T1 relaxation time; spin lattice or longitudinal relaxation time19: T1 relaxation time is a biological parameter that is used in MRIs to distinguish between tissue types. This tissue-specific time constant for protons, is a measure of the time taken to realign with the external magnetic field. The T1 constant will indicate how quickly the spinning nuclei will emit their absorbed RF into the surrounding tissue.
Time of flight (TOF)Angiography20: Time of flight angiography is an MRA technique used for imaging of vessels without contrast.
Voxel21: A three-dimensional pixel. A voxel represents a quantity of 3-D data just as a pixel represents a point or cluster of points in 2-D data. It is used in scientific and medical applications that process 3-D images.
1. ABLAVAR® [package insert]. North Billerica, MA: Lantheus Medical Imaging, Inc.; 2011. 2. US Food and Drug Administration Web site. http://www.fda.gov/drugs. Accessed July 24, 2010. 3. Accuracy. The Free Dictionary Web site. http://medical-dictionary.thefreedictionary.com/accuracy. Accessed October 13, 2009. 4.Leiner T, Goyen M, Rohrer M, Schönberg S, eds. Clinical Blood Pool MR Imaging. Heidelberg, Germany: Springer Medizin Verlag; 2008. 5. Chelate. Medline Plus Medical Dictionary Web site. http://www.merriam-webster.com/medlineplus/chelate. Accessed October 13, 2010. 6. MR angiography (MRA). RadiologyInfo.org Web site. http://www.radiologyinfo.org/en/info.cfm?pg=angiomr. Accessed September 16, 2010. 7. Westbrook C, Roth CK, Talbot,MRI In Practice 3rd Ed. Blackwell Publishers; 1998:393-401.8. Magnetic Resonance – TIP Web site. www.mr-tip.com/serv1.php?type=db1&dbs=mip http://www.mr-tip.com/serv1.php?type=db1&dbs=mip. Accessed April 20, 2011. 9. Douek PC, Hernández-Hoyos M, Orkisz M. Image Processing in Contrast-Enhanced MR Angiography. In: Schneider G, Prince MR, Meaney JFM, Ho VB eds. Magnetic Resonance Angiography Techniques, Indications and Practical Applications. Milan: Springer: 2005.10. Manual on Contrast Media v7. American College of Radiology Web site. http://www.acr.org/secondarymainmenucategories/quality_safety/contrast_manual.aspx. Accessed July 29, 2010. 11. Data on file, Lantheus Medical Imaging, Inc.12. Magnetic Resonance – TIP Web site. www.mr-tip.com/serv1.php?type=db1&dbs=Relaxivity http://www.mr-tip.com/serv1.php?type=db1&dbs=Relaxivity . Accessed April 5, 2011 13. Magnetic Resonance – TIP Web site. www.mr-tip.com/serv1.php?type=db1&dbs=Relaxation%20Time http://www.mr-tip.com/serv1.php?type=db1&dbs=Relaxation%20Time . Accessed April 5, 2011. 14. Dorland's Illustrated Medical Dictionary. 30th ed. Philadelphia, PA: Elsevier; 2003. (p 1680). 15 Magnetic Resonance – TIP Web site. www.mr-tip.com/serv1.php?type=db1&dbs=Signal%20to%20Noise%20Ratio http://www.mr-tip.com/serv1.php?type=db1&dbs=Signal%20to%20Noise%20Ration .Accessed April 5, 2011. 16. Spatial resolution. The Free Dictionary Web site. http://medical-dictionary.thefreedictionary.com/spatial+resolution. Accessed October 28, 2010 17. Dorland's Illustrated Medical Dictionary. 30th ed. Philadelphia, PA: Elsevier; 2003. (p 1730). 18. Quick HH. Technical aspects of contrast enhanced MRA—first pass and steady state. In: Leiner T, Goyen M, Rohrer M, Schönberg S, eds. Clinical Blood Pool MR Imaging. Heidelberg, Germany: Springer Medizin Verlag; 2008:24. 19. Magnetic Resonance – TIP Web site. www.mr-tip.com/serv1.php?type=db1&dbs=T1%20Time http://www.mr-tip.com/serv1.php?type=db1&dbs=T1%20Time. Accessed April 20, 2011. 20. Magnetic Resonance – TIP Web site. www.mr-tip.com/serv1.php?type=db1&dbs=Time%20of%20Flight%20Angiography http://www.mr-tip.com/serv1.php?type=db1&dbs=Time%20of%20Flight%20Angiography. Accessed April 20, 2011. 21. Voxel. The Free Dictionary Web site. http://encyclopedia2.thefreedictionary.com/voxel. Accessed October 11, 2010.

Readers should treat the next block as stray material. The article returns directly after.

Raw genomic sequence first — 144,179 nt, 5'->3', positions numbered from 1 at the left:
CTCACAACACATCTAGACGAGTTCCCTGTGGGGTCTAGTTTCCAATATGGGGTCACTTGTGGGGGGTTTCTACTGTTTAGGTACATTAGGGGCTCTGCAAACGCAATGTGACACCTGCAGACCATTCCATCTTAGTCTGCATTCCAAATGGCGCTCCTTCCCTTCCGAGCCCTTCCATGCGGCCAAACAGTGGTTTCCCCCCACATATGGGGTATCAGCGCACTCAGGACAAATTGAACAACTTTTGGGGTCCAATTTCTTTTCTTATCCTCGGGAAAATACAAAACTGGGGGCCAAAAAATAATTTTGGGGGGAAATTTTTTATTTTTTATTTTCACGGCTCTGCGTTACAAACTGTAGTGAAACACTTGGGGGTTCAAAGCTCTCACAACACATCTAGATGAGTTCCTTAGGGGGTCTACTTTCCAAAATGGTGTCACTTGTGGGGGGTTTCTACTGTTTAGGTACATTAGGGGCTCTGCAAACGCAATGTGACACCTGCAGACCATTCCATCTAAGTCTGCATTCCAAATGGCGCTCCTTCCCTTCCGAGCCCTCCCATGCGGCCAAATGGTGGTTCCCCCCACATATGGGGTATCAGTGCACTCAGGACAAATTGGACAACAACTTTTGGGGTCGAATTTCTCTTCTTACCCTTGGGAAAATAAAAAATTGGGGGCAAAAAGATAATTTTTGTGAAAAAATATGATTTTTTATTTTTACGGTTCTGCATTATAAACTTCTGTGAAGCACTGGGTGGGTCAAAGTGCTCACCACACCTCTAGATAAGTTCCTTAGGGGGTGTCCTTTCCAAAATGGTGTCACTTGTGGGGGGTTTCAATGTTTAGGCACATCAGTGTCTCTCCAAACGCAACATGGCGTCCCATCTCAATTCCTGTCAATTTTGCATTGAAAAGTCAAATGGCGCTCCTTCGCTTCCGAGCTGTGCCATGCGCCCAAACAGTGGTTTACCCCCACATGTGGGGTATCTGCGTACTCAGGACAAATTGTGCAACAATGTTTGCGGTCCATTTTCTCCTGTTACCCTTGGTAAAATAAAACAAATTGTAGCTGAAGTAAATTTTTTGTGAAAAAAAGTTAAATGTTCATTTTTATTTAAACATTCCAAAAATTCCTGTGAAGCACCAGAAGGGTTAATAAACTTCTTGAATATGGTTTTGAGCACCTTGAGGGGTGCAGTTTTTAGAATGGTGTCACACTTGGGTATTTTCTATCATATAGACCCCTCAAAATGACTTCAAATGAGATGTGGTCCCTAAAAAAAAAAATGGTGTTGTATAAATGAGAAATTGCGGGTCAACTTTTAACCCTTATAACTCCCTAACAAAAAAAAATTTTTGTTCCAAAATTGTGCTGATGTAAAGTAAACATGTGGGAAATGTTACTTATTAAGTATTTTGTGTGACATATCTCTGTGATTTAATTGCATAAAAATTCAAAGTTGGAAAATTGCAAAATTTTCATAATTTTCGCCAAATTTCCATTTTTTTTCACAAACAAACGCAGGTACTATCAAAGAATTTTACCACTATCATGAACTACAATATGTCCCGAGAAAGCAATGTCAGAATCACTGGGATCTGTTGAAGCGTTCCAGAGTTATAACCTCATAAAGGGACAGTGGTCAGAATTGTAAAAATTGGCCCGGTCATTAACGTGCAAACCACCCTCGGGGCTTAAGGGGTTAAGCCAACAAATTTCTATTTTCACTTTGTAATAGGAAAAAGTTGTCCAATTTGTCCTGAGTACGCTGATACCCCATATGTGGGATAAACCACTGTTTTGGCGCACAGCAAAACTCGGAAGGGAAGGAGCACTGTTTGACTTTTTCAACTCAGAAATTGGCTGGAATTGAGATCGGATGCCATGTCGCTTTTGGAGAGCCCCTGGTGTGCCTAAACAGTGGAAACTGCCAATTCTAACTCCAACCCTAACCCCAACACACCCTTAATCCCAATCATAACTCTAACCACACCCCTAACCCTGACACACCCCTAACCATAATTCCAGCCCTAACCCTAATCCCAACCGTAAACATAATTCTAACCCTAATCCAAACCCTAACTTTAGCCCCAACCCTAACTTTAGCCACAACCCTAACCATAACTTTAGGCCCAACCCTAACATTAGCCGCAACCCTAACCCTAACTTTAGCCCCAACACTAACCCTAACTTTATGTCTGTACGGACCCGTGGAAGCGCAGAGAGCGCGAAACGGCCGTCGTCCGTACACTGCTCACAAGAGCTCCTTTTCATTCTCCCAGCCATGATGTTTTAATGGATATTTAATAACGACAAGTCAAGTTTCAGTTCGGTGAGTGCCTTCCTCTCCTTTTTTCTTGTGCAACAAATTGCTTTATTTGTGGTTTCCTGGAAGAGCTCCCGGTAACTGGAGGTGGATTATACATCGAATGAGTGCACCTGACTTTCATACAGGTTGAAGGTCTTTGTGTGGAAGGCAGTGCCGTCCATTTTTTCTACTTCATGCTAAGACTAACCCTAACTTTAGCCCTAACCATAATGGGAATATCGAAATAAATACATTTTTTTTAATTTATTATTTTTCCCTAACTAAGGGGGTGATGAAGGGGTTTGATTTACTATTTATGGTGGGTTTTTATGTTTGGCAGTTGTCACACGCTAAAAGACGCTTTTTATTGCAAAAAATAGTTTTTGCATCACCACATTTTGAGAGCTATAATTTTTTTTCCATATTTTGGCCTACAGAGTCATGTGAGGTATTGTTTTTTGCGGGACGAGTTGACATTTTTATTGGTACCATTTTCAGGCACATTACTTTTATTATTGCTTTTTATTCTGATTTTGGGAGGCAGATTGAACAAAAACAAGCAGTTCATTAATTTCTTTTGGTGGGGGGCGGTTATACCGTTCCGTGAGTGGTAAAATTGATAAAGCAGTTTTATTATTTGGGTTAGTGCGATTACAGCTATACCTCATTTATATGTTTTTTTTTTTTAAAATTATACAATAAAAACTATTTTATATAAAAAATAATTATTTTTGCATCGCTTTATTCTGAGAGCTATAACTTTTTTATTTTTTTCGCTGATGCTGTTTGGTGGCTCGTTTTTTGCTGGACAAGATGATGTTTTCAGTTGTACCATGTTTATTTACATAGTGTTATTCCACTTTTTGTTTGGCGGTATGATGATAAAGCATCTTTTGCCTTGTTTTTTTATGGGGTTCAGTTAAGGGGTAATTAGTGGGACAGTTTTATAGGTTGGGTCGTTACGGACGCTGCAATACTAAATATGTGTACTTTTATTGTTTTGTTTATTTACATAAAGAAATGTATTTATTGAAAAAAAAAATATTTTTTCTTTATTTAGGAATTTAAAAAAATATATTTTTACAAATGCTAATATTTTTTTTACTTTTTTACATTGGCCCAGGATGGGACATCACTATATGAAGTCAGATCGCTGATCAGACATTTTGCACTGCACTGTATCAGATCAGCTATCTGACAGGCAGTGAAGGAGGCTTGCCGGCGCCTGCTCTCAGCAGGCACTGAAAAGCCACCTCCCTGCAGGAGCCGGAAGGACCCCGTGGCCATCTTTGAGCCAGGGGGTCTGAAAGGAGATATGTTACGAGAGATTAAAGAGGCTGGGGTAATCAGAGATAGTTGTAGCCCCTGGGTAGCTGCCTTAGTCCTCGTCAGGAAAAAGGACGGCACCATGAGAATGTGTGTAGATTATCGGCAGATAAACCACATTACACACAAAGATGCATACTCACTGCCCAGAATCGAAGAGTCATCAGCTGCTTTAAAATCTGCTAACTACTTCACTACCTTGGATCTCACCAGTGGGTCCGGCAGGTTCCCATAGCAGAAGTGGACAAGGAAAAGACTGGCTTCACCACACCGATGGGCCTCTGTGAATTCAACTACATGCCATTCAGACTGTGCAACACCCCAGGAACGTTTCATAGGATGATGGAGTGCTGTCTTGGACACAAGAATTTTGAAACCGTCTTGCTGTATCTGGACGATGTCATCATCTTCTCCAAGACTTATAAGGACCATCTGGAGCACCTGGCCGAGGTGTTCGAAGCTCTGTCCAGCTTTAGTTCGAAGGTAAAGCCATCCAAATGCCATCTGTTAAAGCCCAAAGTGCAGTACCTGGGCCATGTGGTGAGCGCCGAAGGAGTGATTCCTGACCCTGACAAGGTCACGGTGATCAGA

ABLAVAR® is indicated for use as a contrast agent in magnetic resonance angiography (MRA) to evaluate aortoiliac occlusive disease (AIOD) in adults with known or suspected peripheral vascular disease.
History of a prior allergic reaction to a gadolinium-based contrast agent.
Gadolinium-based contrast agents (GBCAs) increase the risk for NSF among patients with impaired elimination of the drugs. Avoid use of GBCAs in these patients unless the diagnostic information is essential and not available with non-contrasted MRI or other modalities. NSF may result in fatal or debilitating fibrosis affecting the skin, muscle and internal organs.
ABLAVAR® Injection: As with other contrast media, the possibility of serious or life-threatening anaphylactic or anaphylactoid reactions, including cardiovascular, respiratory and/or cutaneous manifestations, should always be considered. As with other gadolinium based contrast agents, caution should be exercised in patients with renal insufficiency due to the possibility of further deterioration in renal function.
In clinical trials, a small increase (2.8 msec) in the average change from baseline in QTc was observed at 45 minutes following ABLAVAR® administration. These QTc prolongations were not associated with arrhythmias or symptoms. Caution should be used in patients at high risk for arrhythmias due to baseline QTc prolongation.
Have emergency resuscitative equipment available prior to and during ABLAVAR® administration.